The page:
NFC North: Are the Packers still the team to beat?
Three teams earned double-digit wins in this division last year. At 11-5, the Packers beat the Vikings at home in the Wild Card round while Chicago sat at home, rueing their December 2 home collapse to Seattle. Last year’s strongest division looks promising again this year, each team entering training camp with profound strengths countered by areas of uncertainty.
The Bears welcome new coach Marc Trestman, formerly the head coach of the CFL’s Montreal Alouettes. Trestman’s biggest challenge will be to tame his quarterback Jay Cutler. For all his ability, the Bears passing attack ranked 29th in yards per game last season. Much of that can be blamed on the revolving door offensive line Cutler operated in front of last season. The addition of Pro Bowl left tackle Jermon Bushrod should shore up the blind side while much attention will be focused on rookie right guard Kyle Long. If the aerial scheme and blocking improves, Chicago could be a serious contender.
For all the awesome efficiency an Aaron Rodgers led offence will operate with, Green Bay will only go as far as their defence takes them. For years the Green Bay defence has thrived with a lead but has worn down in tight games. Health on defence will be Green Bay’s biggest concern.
The only team with three first round picks in this year’s draft, the Vikings are strong in every area except secondary and under centre, which is bad news in a passing league. A quarterback battle of lowest ineptitude is brewing between Christian Ponder and Matt Cassel, and whoever wins will spend much of his time turning around to hand the ball to 2012 MVP and preternatural freak Adrian Peterson.
NFC South: Will Atlanta break through?
Following consecutive one and done trips to the playoffs, Atlanta knocked off the scorching hot Seattle Seahawks last year before falling to NFC champion San Francisco. The Falcons replaced running back Michael Turner with Steven Jackson and return tight end Tony Gonzalez after he flirted with retirement. Last year’s fifth best scoring defence brings in some new faces, with rookie Desmond Trufant expected to start at corner. Will this be the year the Falcons piece it all together in the postseason? The rest of their division, all coming of 7-9 records, look to give them a tougher go.
The Saints defence couldn’t stop a nose bleed last year, but they hope a change to the 3-4 defence and the addition of rookie safety Kenny Vaccaro will take some pressure off Drew Brees.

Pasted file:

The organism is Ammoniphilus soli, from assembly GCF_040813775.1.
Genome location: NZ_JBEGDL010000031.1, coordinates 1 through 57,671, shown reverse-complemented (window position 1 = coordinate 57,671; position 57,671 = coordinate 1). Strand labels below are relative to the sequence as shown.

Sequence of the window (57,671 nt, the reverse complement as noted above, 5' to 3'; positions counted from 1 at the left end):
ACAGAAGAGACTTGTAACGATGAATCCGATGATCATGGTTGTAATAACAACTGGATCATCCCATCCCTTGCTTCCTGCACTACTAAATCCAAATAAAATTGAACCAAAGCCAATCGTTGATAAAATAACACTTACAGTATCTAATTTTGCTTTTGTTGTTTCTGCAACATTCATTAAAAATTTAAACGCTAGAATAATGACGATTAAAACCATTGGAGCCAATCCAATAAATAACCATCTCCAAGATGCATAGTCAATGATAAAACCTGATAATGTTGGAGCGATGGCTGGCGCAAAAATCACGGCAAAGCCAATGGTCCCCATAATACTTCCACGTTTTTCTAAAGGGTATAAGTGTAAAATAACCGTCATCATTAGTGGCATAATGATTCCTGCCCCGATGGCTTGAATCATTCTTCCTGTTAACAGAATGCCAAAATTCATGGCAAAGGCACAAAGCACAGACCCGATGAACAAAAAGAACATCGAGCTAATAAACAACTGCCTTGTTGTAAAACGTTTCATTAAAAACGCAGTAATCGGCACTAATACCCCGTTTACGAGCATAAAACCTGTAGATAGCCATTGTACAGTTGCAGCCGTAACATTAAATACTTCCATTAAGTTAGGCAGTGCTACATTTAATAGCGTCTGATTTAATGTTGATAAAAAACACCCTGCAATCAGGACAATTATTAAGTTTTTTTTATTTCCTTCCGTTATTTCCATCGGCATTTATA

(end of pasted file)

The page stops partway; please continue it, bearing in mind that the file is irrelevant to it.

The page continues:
Revis Island floated down the East Coast to Tampa this offseason, and along with free agent Dashon Goldson, Tampa’s secondary should drastically improve from it’s league worst performance last year.
Carolina will look for quarterback Cam Newton to take the leap beyond his sophomore season, which was essentially a repeat of his rookie year with less touchdowns.
NFC East: How’s that knee, RGIII?
Washington’s offence was a purist’s dream last year, running the ball down opponent’s throats without abandon. However, Robert Griffin III paid the price for his scrambling last season, tearing his right knee. The Washington offence returns every key piece. While most of the medical attention will surround RGIII’s knee, Washington will also return pass rusher Brian Orakpo, who played his last game in Week 2 after tearing his left pectoral muscle.
While much of the attention in Philadelphia will be about Chip Kelly’s ability to transfer his speed game from Oregon to the pros, the biggest challenge will be improving on last year’s -24 turnover differential.
New York looks primed for another year of big wins, perplexing loses and late season talk about how no one wants to play them in the Wild Card, if they make it.
Somewhere in Dallas a running game is hiding. The second worst team on the ground last season, the Cowboys must create some holes for DeMarco Murray to improve on last season’s 8-8 mark. Jerry Jones began addressing the issue with his selection of centre Travis Frederick from Wisconsin in the first round.
NFC West: Who is leading the arms race?
The talent depth in this division is unmatched. After falling short in last year’s Super Bowl, the 49ers added Anquan Boldin, Glenn Dorsey and 11 draft picks. The 49ers roster is the envy of every team in league.
Except perhaps in Seattle. One year after a stunning 11-5 season, the Seahawks added game breaker Percy Harvin to an already explosive offence and defensive end Cliff Avril arrived from Detroit in free agency. Seattle’s home game in Week 2 against the 49ers on NBC Sunday Night Football will be an early must-watch.
Perhaps the best under the radar team in the league, St. Louis looks prepared to break through. The Rams went from 2-14 to 7-8-1 last season. Despite their gruelling division, the Rams, behind a bevy of young talent, could easily be this year’s surprise playoff team.
The Arizona Cardinals will go as far a quarterback Carson Palmer will take them. Palmer had a solid 2012, throwing for over 4,000 yards with 22 touchdowns. While the Cards won’t contend, it will be fun to watch a secondary featuring LSU standouts Patrick Peterson and Tyrann “Honey Badger” Mathieu.
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